Wooden Spoon Society
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Wooden Spoon is a grant-making charity founded in 1983. Wooden Spoon funds projects in the United Kingdom and Ireland to support disadvantaged and disabled children, such as specialist playgrounds, sports activity areas and equipment and community-based programmes . Wooden Spoon has regional volunteer groups across the UK and Ireland that organise fundraising events to raise money for disadvantaged and disabled children.
All the funds the regional volunteer groups raise stay in that community to fund local causes and projects. In November 2014 Wooden Spoon’s West Midlands region reached the £1 million milestone with their fundraising.
Wooden Spoon was founded in 1983 after five England rugby supporters went to Dublin to watch England in the final game of the Five Nations Championship against the Irish. The game was lost 25-15 and England finished last in the table with just a single point gained from their draw against Wales. After the match, in a Dublin bar, five England supporters were presented with a wooden spoon by their Irish friends. Accepting the gift, the England fans decided to hold a golf match to see who would keep the wooden spoon. When the golf match was held £8,450 was raised and the money was used to provide a new minibus for a local special needs school, Park School.
This was to be the first of many Wooden Spoon charitable projects.
Wooden Spoon projectsEdit
Wooden Spoon grants funds to projects such as respite and medical treatment centres, sensory rooms, specialist playgrounds, sports activity areas, and community-based programmes. Wooden Spoon has funded many projects over the years. Some notable recent[when?] projects include:
- £30,000 for a new building for ACE Centre Advisory Trust 
- £250,000 towards a new children’s hospital for Noah’s Ark Children’s Hospital 
- £60,000 to Game On Glasgow 
- £40,000 for a redesign of the physiotherapy gymnasium at Royal Manchester Children’s Hospital.
- £7,000 for a new soft playroom at Oak Grove College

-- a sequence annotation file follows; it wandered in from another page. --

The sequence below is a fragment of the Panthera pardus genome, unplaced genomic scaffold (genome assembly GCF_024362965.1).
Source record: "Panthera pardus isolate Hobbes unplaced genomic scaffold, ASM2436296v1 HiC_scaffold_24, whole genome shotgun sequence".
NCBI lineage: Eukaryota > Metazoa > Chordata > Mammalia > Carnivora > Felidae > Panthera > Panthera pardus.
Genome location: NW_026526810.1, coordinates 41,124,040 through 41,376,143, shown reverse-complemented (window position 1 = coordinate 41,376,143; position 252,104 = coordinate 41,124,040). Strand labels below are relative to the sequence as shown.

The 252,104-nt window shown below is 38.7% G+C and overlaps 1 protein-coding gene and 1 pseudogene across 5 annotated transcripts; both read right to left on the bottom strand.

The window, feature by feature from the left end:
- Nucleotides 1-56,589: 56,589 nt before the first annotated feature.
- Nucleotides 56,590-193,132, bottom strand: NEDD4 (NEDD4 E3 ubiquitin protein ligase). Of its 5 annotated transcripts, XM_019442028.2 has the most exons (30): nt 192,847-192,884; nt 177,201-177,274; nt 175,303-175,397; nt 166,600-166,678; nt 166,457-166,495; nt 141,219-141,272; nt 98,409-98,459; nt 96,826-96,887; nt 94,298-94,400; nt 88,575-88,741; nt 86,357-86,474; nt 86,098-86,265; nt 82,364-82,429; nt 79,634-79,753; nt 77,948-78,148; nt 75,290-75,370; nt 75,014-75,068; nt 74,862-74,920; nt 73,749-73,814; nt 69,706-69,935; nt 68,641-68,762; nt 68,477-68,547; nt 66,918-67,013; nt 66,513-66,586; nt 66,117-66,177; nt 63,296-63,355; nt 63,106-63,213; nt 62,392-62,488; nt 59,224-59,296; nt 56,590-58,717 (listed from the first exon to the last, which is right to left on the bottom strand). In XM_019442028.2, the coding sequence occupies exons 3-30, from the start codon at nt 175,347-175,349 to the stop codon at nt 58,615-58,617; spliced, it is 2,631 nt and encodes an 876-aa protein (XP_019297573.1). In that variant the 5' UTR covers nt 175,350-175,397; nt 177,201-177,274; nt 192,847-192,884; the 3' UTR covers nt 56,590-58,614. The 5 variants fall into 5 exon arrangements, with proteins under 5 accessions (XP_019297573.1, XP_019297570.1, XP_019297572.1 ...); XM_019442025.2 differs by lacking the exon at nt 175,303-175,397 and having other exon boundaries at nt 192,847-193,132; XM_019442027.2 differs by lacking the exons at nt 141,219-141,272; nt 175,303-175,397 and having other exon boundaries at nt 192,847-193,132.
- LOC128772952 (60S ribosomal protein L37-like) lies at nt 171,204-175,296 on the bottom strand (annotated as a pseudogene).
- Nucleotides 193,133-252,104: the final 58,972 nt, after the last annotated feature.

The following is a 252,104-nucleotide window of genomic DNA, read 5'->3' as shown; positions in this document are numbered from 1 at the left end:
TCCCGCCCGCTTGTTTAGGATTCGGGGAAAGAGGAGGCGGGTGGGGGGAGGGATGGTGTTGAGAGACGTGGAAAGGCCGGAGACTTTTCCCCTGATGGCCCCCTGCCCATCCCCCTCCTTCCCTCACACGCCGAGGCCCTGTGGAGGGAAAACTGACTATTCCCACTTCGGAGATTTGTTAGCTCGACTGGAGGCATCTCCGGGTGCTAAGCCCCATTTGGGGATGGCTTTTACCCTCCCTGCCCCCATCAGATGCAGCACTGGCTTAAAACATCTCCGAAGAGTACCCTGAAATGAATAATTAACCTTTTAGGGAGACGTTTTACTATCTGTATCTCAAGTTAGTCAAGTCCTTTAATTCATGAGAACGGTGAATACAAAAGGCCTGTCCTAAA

HITZ is a programme supported by Wooden Spoon and delivered by Premiership Rugby that uses rugby to help young people back into education, vocational training, apprenticeships and employment. In 2012, HITZ received the Best Community Programme Award at the Sports Industry Awards.
Wooden Spoon is supported by numerous sportspeople who contribute their time and energy to raise awareness for Wooden Spoon. In addition, Wooden Spoon has strong relationships with a variety of clubs, league associations, governing bodies and corporate supporters.
- Phil Vickery MBE - Wooden Spoon lead ambassador
- Ollie Phillips – Rugby Union footballer
- Tim Stimpson – former Rugby Union international full back
- Gavin Hastings OBE – former Scotland Rugby Union .... and president of Wooden Spoon Scotland
- Martin Johnson CBE – Former Rugby Union player
- Gareth Thomas – Welsh professional rugby player
- Jason Leonard OBE - English former rugby union prop forward
- Graham Rowntree – former Rugby Union player
- Sir Clive Woodward OBE - former Rugby Union player and coach.
- Ian Robertson – Scottish broadcaster, writer and former international rugby player.
- John Inverdale  - English broadcaster and honorary president of Wooden Spoon Surrey
- John Bentley - former Great Britain representative at both rugby union and league - Honorary Joint President of Yorkshire Wooden Spoon.
- Wooden Spoon now has patronage from the four rugby home unions and royal patronage from HRH The Princess Royal
The Trustees are volunteers responsible under the charity's governing document for controlling the management and administration of the charity.
The life president, Peter Scott MBE, is one of the founders. He was awarded the MBE for services to charity in 2002.
- John Gibson Chairman
- David Allen
- Stephen Bellamy-James
- Steuart Howie
- Alison Lowe
- Adam Mack
- Mark McCafferty
- Fiona Morris
- Richard Smith
- Martin Sanders
- Nigel Timson
- Bob Wall
- Brian Whitefoot
- "Archived copy". Archived from the original on 20 February 2015. Retrieved 22 July 2015.CS1 maint: Archived copy as title (link)